Saturday, March 3, 2012

Without a Trace: A Decade of Nation-building

protesters at Bagram Air Base, Afghanistan

This is a follow up to the previous post, where I proposed that the United States follow Bismark's advice and dramatically change their strategy in Afghanistan, I came across this column by Mark Steyn, whose rapier sharp pen has cut to the core of where a decade in Afghanistan has left the United States. Steyn's column is at once both caustic and refreshing in it's honesty.
Say what you like about Afghans, but they're admirably straightforward. The mobs outside the bases enflamed over the latest Western affront to their exquisitely refined cultural sensitivities couldn't put it any plainer:
"Die, die, foreigners!"
And foreigners do die. U.S. Air Force Lt. Col. John Loftis, 44, and Army Maj. Robert Marchanti II, 48, lost their lives not on some mission out on the far horizon in wild tribal lands in the dead of night but in the offices of the Afghan Interior Ministry. In a "secure room" that required a numerical code to access. Gunned down by an Afghan "intelligence officer." Who then departed the scene of the crime unimpeded by any of his colleagues.

Crusader fort
He goes on to compare our current bases as they now exist, to Crusader forts  in the 12th century, but from there the similarity ends.
In the past couple of months, two prominent politicians of different nations visiting their troops on the ground have used the same image to me for Western military bases: crusader forts. Behind the fortifications, a mini-West has been built in a cheerless land: There are Coke machines and Krispy Kreme doughnuts. Safely back within the gates, a man can climb out of the full RoboCop and stop pretending he enjoys three cups of tea with the duplicitous warlords, drug barons and pederasts who pass for Afghanistan's ruling class.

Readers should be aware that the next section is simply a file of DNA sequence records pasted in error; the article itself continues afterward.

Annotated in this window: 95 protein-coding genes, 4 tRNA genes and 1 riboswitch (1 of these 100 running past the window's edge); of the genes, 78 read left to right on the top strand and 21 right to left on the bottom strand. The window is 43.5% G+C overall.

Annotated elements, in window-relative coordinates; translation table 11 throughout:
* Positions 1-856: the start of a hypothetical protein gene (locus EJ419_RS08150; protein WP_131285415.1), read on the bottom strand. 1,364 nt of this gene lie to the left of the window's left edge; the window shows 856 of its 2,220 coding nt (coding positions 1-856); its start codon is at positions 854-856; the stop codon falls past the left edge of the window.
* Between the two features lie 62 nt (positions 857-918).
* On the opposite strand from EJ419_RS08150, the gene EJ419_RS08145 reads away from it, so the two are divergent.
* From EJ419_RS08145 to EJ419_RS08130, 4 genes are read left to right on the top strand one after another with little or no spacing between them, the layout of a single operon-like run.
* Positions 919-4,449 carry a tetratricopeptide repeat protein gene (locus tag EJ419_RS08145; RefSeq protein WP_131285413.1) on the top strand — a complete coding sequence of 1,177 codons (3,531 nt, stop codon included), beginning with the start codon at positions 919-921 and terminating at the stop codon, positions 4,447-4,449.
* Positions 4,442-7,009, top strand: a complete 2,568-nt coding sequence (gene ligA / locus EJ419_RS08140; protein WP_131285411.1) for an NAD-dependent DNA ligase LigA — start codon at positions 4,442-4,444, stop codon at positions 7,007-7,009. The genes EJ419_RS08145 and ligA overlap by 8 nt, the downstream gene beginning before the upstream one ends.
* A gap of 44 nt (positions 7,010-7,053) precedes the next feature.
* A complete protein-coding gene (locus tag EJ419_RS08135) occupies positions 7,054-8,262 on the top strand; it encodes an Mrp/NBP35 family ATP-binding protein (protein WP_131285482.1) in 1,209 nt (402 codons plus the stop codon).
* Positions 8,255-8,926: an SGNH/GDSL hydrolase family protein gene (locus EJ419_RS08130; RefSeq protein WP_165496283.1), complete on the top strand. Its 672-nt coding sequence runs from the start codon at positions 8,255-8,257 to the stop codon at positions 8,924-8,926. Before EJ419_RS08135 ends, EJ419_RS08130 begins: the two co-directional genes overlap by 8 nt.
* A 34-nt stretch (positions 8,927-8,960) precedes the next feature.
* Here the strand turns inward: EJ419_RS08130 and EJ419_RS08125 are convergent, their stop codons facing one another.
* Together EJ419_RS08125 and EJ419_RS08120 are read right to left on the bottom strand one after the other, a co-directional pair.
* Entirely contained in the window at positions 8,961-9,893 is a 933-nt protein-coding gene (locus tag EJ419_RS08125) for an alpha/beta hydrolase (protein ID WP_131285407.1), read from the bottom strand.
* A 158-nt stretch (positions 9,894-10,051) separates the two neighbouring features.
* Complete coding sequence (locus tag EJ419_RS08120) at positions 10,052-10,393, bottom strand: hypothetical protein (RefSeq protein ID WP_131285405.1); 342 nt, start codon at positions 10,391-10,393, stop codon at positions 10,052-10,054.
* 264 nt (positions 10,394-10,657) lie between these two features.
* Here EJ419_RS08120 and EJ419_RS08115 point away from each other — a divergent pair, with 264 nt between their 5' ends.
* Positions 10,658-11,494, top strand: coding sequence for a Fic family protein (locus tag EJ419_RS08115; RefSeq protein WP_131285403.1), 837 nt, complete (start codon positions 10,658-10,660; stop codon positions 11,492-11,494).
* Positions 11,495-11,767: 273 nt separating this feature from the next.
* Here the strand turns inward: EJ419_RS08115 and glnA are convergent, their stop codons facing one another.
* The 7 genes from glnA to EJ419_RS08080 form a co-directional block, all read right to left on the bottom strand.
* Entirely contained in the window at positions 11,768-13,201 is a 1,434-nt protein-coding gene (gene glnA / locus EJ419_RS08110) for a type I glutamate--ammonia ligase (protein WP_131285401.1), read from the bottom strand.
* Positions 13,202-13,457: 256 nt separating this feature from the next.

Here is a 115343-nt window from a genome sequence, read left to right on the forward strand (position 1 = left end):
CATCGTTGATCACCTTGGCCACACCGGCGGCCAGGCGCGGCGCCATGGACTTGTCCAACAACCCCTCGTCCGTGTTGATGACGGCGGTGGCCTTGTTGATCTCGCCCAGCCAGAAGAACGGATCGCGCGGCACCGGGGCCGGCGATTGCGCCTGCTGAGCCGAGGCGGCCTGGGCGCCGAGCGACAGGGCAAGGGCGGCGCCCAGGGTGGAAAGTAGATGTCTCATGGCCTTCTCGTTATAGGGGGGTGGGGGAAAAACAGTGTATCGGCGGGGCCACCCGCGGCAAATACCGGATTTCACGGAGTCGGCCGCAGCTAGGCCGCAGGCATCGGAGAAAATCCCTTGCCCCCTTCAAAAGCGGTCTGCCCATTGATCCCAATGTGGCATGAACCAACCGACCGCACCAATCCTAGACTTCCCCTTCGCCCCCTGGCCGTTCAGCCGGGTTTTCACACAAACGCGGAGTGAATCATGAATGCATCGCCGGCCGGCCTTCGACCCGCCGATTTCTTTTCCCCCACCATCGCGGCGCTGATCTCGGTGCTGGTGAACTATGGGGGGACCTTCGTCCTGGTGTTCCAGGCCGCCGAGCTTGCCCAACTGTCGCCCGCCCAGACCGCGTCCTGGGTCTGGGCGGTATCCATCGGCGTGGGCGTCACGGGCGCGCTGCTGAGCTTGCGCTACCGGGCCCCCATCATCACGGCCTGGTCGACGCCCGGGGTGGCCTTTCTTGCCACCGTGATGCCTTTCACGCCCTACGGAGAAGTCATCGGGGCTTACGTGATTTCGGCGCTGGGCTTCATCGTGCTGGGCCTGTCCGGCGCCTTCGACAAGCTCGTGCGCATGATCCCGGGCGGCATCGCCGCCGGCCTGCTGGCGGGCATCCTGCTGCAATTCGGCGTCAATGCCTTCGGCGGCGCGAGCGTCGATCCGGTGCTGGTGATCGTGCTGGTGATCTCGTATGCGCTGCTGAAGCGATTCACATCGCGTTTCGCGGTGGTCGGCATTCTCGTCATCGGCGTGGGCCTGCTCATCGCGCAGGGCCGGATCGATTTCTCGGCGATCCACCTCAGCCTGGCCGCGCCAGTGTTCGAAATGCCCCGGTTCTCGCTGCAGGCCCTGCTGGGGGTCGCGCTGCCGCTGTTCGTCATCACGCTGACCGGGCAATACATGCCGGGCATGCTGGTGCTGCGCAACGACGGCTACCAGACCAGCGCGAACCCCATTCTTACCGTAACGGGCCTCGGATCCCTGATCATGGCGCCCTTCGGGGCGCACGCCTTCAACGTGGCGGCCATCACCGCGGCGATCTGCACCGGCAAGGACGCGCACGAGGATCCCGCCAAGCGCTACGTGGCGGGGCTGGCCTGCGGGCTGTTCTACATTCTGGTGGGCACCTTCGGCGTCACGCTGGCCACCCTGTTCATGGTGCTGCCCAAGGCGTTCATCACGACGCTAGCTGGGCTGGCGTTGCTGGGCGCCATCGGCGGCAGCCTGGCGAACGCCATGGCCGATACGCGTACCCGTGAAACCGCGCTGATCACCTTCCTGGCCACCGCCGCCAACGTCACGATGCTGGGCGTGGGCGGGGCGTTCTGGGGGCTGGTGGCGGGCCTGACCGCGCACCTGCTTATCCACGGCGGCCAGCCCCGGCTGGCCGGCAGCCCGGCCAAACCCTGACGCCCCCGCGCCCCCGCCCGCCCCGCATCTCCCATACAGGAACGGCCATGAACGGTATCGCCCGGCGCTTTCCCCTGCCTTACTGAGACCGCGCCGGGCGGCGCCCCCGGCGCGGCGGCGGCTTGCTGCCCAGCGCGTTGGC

The last crusader fort I visited was Kerak Castle in Jordan a few years ago. It was built in the 1140s, and still impresses today. I doubt there will be any remains of our latter-day fortresses a millennium hence. Six weeks after the last NATO soldier leaves Afghanistan, it will be as if we were never there...
Steyn then takes aim on our original strategy, and how each year it seems to not just drift, but blindly charge about, like some sightless Leviathan, that instead of laying waste to those who make war; chooses to carpet bomb with dollar bills that conveniently land in the pockets of the ruling class.
As much as any bailed-out corporation, the U.S. is "too big to fail": In Afghanistan as in the stimulus, it was money no object. The combined Western military/aid presence accounts for 98 percent of that benighted land's GDP. We carpet-bomb with dollar bills; we have the most advanced technology known to man; we have everything except strategic purpose.
Read the whole post:America's longest war will leave no trace

Steyn's final paragraph again made reference to the "crusader forts," and the broader symbolism in what he describes as a post-American world. As a nation, we have been blessed to have what Howard Bloom calls the pendulum of repurposing built in to our nation's DNA, which has led us to re-build from the ashes of miss-guided adventures or disasters. We can only hope that this time we have the money to re-start our vision.

I have long supported the mission both in Afghanistan and Iraq, and it troubles me to no end to see that progress is mired in choosing the wrong weapons to deal with what nature, geography, and a people, who only understand the ancient pre-religious tenets of revenge and blood honor, to guide their every move; has seen our best hopes dashed on the rocks of reality. As politically in-correct as it might sound, looking back at the original strategy of surgical strikes, should have also carried the accompanied effort to risk what ever troops necessary in the beginning, too capture or kill every leader from Osama, to the entire Taliban and AQ leadership.

Then make it crystal clear that any future sanctuaries would bring a rain of carpet bombing upon that region until all are gone. That, as harsh as it sounds strategy, would send a "straightforward" message in a language all Afghan's and their allied cohorts understand, and have used to settle disputes for millenniums. An old friend and mentor, whose military and historical credentials are as deep as the sea, predicted the outcome the US is currently experiencing and a decade ago, suggested the most politically in-correct path, would have resulted in surgically cutting out the cancer, much like we rely on radiation and surgery as proven tools. Then following up with check-ups and changes in behavior to keep the cancer from returning. Finally, if the cancer of terrorism returns, more surgery, and if needed, doses of radiation to kill those dangerous cells.

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